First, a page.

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James Hansen's Motivation

Posted on 10 March 2012 by dana1981

At TED James Hansen tells the story of his involvement in the science of and debate over global climate change. In doing so he outlines the overwhelming evidence that change is happening and why that makes him deeply worried about the future.

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Comments 1 to 29:

  1. This should be compulsory viewing in every high school. Watch the talk, then research the supporting evidence for every statement made. Making students do the search of the literature themselves might drive the facts home.
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  2. Best talk I've seen Hansen give. And I totally dig the hat.
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  3. If science doesn't move the denialists, perhaps they should consider the escalating cost of action once even they can no longer deny the truth:

    1) 3% CO2 emissions reduction per annum had reduction started in 2005
    2) 6% CO2 emissions reduction per annum if reduction starts in 2013
    3) 15% CO2 emissions reduction per annum if reduction starts in 2022.

    As Hansen observes, the last is next to impossible - if voluntary control is desired...
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  4. Yes, very good talk! Maybe a bit too simple to sway hard-cores, but maybe simple is better! 3-Cheers to Mr. Hansen.
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  5. Does anyone know how much success has come from research to sequester CO2? For example I had read of various lab success in using the sun, semiconductors, and/or bacteria to absorb CO2 and turn it (back) into oil or some other stable form. We have enough sunlight to drive the process but it would still have to be cost effective and end up + over the lifetime of the devices and also be economical.
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  6. Simple question. How do you get someone like Hansen in front of conservative audiences? Won't shift the hard core, but for the many disengaged right-wing, the moderateness of his tone might have an impact.
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  7. To answer 5. Jose_X ,
    There was a scientific breakthrough announced in January 2012 regarding an improved method of removing carbon dioxide (CO2) cheaply from industrial smoketacks and even scrubbing the air. Still early stages of research yet, but shows promise.

    See Alain Goeppert, Miklos Czaun, Robert B. May, G. K. Surya Prakash, George A. Olah, and S. R. Narayanan, Journal of the American Chemical Society - Carbon Dioxide Capture from the Air Using a Polyamine Based Regenerable Solid Adsorbent (Abstract). My article includes a non-scientific description and links to all associated media releases and the article abstract.
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  8. @takver The problem with all those techniques is they need energy. Hence this increase the cost. In addition, you have to put the CO2 somewhere. When a train load of coal per day is used in a power station, this is not a trivial issue.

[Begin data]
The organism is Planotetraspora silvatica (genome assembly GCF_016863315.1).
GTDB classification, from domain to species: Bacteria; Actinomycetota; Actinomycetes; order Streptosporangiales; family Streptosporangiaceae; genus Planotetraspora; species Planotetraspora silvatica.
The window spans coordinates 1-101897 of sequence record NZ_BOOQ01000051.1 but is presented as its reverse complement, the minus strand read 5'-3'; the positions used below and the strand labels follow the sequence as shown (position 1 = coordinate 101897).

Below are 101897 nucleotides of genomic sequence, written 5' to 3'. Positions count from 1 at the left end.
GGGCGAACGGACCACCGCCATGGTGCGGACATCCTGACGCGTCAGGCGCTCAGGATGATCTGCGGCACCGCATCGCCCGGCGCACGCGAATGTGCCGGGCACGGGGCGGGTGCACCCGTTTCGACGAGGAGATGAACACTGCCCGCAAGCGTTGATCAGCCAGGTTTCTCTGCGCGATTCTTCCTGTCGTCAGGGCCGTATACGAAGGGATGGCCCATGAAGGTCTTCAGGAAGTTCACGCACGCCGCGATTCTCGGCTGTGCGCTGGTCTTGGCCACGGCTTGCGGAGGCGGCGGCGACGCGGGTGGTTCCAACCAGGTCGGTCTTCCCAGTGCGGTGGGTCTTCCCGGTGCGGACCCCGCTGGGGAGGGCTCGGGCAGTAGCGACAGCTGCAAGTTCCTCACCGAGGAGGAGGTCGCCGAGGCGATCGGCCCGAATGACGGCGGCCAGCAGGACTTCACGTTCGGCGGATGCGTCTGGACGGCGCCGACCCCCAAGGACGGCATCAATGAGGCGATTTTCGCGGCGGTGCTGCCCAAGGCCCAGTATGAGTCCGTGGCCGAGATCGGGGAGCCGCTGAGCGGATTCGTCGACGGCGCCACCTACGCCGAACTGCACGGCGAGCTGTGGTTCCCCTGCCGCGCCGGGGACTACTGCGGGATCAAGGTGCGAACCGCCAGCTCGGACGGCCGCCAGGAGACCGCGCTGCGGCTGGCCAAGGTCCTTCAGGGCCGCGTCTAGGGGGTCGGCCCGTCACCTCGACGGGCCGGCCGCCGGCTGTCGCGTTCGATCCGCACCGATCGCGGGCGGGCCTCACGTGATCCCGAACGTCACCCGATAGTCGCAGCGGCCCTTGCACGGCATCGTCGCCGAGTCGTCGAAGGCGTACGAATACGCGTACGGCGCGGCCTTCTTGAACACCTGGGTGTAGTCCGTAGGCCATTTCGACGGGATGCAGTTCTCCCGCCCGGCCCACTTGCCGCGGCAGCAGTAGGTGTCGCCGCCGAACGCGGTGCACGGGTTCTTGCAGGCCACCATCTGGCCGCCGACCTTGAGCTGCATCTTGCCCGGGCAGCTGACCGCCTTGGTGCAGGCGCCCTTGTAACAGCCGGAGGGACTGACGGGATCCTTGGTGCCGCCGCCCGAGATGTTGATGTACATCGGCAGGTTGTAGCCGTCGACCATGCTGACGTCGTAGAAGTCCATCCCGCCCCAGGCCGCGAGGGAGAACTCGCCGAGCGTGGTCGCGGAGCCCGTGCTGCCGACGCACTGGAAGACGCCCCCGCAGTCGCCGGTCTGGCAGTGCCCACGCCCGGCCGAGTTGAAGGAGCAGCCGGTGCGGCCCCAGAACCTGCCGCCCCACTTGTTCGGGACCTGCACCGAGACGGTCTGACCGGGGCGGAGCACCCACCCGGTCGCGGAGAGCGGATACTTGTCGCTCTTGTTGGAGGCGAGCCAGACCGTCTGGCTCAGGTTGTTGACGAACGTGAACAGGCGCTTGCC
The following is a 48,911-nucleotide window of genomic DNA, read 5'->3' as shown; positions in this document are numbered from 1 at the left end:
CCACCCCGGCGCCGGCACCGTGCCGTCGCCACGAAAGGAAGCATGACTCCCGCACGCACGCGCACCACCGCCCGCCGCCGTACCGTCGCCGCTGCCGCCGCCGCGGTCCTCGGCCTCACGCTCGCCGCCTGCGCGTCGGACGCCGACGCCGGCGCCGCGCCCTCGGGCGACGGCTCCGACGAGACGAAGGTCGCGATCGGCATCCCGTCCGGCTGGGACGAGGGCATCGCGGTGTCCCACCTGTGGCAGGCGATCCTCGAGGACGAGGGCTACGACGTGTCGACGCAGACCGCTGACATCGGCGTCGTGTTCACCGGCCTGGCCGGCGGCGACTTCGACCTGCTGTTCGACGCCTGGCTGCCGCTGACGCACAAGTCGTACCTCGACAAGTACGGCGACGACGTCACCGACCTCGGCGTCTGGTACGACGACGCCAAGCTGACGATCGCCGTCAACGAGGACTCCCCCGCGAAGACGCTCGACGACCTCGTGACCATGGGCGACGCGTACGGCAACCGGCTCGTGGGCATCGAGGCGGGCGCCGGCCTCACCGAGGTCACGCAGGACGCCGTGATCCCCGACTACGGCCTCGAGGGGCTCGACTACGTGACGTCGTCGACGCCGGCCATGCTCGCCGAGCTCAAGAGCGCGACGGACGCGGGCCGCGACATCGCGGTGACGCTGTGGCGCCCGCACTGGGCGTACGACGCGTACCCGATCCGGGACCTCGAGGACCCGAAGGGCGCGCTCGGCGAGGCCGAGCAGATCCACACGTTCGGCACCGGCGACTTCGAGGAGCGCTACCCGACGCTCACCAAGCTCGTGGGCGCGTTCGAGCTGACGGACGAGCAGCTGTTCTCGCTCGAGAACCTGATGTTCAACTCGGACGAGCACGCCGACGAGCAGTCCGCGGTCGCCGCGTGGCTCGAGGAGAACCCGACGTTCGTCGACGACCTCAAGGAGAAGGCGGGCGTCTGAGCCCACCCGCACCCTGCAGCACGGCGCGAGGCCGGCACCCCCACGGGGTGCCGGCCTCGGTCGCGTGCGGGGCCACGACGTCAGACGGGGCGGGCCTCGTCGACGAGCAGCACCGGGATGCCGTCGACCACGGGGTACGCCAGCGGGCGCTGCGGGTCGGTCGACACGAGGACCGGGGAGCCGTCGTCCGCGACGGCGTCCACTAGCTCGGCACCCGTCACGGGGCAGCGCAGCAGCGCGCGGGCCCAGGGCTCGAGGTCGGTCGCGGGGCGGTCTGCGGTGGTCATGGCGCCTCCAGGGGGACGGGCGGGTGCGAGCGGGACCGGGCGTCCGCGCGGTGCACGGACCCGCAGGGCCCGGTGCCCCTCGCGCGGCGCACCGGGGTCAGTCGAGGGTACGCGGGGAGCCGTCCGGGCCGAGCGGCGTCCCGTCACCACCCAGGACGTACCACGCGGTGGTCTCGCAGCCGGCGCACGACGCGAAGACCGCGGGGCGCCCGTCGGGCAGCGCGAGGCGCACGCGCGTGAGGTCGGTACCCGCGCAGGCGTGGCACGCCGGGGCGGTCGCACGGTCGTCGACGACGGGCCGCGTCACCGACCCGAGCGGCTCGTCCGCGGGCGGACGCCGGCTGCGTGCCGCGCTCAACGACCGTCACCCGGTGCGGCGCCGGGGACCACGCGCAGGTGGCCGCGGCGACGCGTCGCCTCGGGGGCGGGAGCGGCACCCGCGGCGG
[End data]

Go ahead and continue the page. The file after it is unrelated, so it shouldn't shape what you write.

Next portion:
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  9. Good vid, I have already done a post on it but concentrating on the 1981 paper he mentions;
    http://reallysciency.blogspot.com/2012/03/what-hansen-et-al-got-right-decades-ago.html
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  10. I agree with Hansen's conclusions
    Does anyone disagree - and if so, why?
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  11. Agnostic @10,

    Does anyone disagree?

    Is it the rhetoric question, especially given the opinions of commenters 1-9 before yourself?

    I can perhaps say that James' suggestion of 5m of SLR in this century is a bit exaggerated. Technically, it will be less than a metre until 2100. But uncertainties of upper limit are huge. It may well be that we are already committed to 5m+ if not in 2100, certainly in equlibrium a few centuries later. That's still a moment on an athopogenic scale. So I don't blame him for that.
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  12. I accept all that Hansen says. I just don't get the scientists who understand what Hansen understands and yet can play down the probable outcome and what it might mean, in practice, for their descendants.

    It says it all that the first line of Nasa's mission statement was deleted, never to appear again: "To understand and protect the home planet".
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  13. John @12,

    "I accept all that Hansen says."

    How about when he says that our Oceans will begin to boil?

    "you can get to a situation where, it just, the Oceans will begin to boil..."

    http://www.youtube.com/watch?feature=player_embedded&v=1uxfiuKB_R8#!

    @2:05.
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  14. Jzk, the operative word Hansen uses is "can" (and please refer to the video in its entirety for context, not a solitary quote-mine). This is predicated on many variables also occurring, like first burning all the coal and then exploiting all the tar sands and shale oil extraction technologies and a methane/clathrate permafrost release.

    Note that the likelihood of this last is sharply confirmed here.

    Further discussion of those factors belongs on one of the many more relevant threads devoted to those topics, rather than this one.
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  15. Daniel @14,

    Notice that Hansen begins his talk with "if we allow emissions to continue at a high rate..."

    Then he gets to talking about losing every species on Earth, and boiling the Oceans. Since all signs point to emissions rates increasing from where they are now (China and India), then according to Hansen these outcomes are real possibilities.